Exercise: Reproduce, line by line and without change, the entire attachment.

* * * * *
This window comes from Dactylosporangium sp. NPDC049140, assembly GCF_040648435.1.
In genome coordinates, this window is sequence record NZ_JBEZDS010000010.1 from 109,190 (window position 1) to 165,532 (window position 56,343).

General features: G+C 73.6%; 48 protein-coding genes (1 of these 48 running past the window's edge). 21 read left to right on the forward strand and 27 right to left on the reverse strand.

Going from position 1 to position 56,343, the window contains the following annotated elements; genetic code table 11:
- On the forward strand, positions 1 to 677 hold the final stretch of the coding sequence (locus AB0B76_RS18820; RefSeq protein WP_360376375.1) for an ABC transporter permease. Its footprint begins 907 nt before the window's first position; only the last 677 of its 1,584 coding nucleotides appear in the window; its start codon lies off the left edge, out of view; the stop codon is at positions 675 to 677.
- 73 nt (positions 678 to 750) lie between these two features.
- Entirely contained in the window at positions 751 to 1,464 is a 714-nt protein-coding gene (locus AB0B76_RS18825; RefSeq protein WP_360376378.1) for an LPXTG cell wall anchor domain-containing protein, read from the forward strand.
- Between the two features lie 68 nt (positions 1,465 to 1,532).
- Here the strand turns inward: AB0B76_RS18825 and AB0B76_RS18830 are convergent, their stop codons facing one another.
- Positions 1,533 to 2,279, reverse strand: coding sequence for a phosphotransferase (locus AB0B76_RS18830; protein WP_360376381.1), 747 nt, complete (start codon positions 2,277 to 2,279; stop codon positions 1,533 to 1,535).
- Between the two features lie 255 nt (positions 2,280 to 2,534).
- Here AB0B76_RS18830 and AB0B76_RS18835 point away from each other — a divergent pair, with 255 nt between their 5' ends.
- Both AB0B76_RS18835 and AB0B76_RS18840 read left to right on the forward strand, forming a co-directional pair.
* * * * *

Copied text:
This window comes from Dactylosporangium sp. NPDC049140, assembly GCF_040648435.1.
In genome coordinates, this window is sequence record NZ_JBEZDS010000010.1 from 109,190 (window position 1) to 165,532 (window position 56,343).

General features: G+C 73.6%; 48 protein-coding genes (1 of these 48 running past the window's edge). 21 read left to right on the forward strand and 27 right to left on the reverse strand.

Going from position 1 to position 56,343, the window contains the following annotated elements; genetic code table 11:
- On the forward strand, positions 1 to 677 hold the final stretch of the coding sequence (locus AB0B76_RS18820; RefSeq protein WP_360376375.1) for an ABC transporter permease. Its footprint begins 907 nt before the window's first position; only the last 677 of its 1,584 coding nucleotides appear in the window; its start codon lies off the left edge, out of view; the stop codon is at positions 675 to 677.
- 73 nt (positions 678 to 750) lie between these two features.
- Entirely contained in the window at positions 751 to 1,464 is a 714-nt protein-coding gene (locus AB0B76_RS18825; RefSeq protein WP_360376378.1) for an LPXTG cell wall anchor domain-containing protein, read from the forward strand.
- Between the two features lie 68 nt (positions 1,465 to 1,532).
- Here the strand turns inward: AB0B76_RS18825 and AB0B76_RS18830 are convergent, their stop codons facing one another.
- Positions 1,533 to 2,279, reverse strand: coding sequence for a phosphotransferase (locus AB0B76_RS18830; protein WP_360376381.1), 747 nt, complete (start codon positions 2,277 to 2,279; stop codon positions 1,533 to 1,535).
- Between the two features lie 255 nt (positions 2,280 to 2,534).
- Here AB0B76_RS18830 and AB0B76_RS18835 point away from each other — a divergent pair, with 255 nt between their 5' ends.
- Both AB0B76_RS18835 and AB0B76_RS18840 read left to right on the forward strand, forming a co-directional pair.